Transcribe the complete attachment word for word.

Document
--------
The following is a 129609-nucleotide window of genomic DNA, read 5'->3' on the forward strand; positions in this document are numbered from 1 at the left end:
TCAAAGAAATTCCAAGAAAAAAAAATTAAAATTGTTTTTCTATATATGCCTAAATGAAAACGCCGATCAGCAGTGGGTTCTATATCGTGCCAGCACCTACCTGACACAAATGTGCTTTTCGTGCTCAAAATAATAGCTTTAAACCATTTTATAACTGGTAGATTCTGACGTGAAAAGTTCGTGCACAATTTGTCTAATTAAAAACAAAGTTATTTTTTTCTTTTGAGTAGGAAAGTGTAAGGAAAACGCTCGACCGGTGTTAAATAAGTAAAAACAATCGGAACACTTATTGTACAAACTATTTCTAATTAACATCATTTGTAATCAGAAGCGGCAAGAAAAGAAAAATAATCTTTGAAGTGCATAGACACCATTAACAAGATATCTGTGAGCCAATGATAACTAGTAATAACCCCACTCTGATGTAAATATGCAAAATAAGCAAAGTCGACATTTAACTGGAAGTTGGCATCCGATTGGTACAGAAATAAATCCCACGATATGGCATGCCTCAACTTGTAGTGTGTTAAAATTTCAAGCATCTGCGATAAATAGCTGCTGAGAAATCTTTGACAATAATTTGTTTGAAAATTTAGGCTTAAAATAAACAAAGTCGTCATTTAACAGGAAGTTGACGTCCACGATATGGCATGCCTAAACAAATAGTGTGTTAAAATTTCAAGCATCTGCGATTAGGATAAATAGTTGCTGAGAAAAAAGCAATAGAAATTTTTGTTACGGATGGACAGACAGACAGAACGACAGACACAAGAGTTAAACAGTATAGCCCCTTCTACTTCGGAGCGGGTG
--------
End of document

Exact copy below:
The following is a 129609-nucleotide window of genomic DNA, read 5'->3' on the forward strand; positions in this document are numbered from 1 at the left end:
TCAAAGAAATTCCAAGAAAAAAAAATTAAAATTGTTTTTCTATATATGCCTAAATGAAAACGCCGATCAGCAGTGGGTTCTATATCGTGCCAGCACCTACCTGACACAAATGTGCTTTTCGTGCTCAAAATAATAGCTTTAAACCATTTTATAACTGGTAGATTCTGACGTGAAAAGTTCGTGCACAATTTGTCTAATTAAAAACAAAGTTATTTTTTTCTTTTGAGTAGGAAAGTGTAAGGAAAACGCTCGACCGGTGTTAAATAAGTAAAAACAATCGGAACACTTATTGTACAAACTATTTCTAATTAACATCATTTGTAATCAGAAGCGGCAAGAAAAGAAAAATAATCTTTGAAGTGCATAGACACCATTAACAAGATATCTGTGAGCCAATGATAACTAGTAATAACCCCACTCTGATGTAAATATGCAAAATAAGCAAAGTCGACATTTAACTGGAAGTTGGCATCCGATTGGTACAGAAATAAATCCCACGATATGGCATGCCTCAACTTGTAGTGTGTTAAAATTTCAAGCATCTGCGATAAATAGCTGCTGAGAAATCTTTGACAATAATTTGTTTGAAAATTTAGGCTTAAAATAAACAAAGTCGTCATTTAACAGGAAGTTGACGTCCACGATATGGCATGCCTAAACAAATAGTGTGTTAAAATTTCAAGCATCTGCGATTAGGATAAATAGTTGCTGAGAAAAAAGCAATAGAAATTTTTGTTACGGATGGACAGACAGACAGAACGACAGACACAAGAGTTAAACAGTATAGCCCCTTCTACTTCGGAGCGGGTG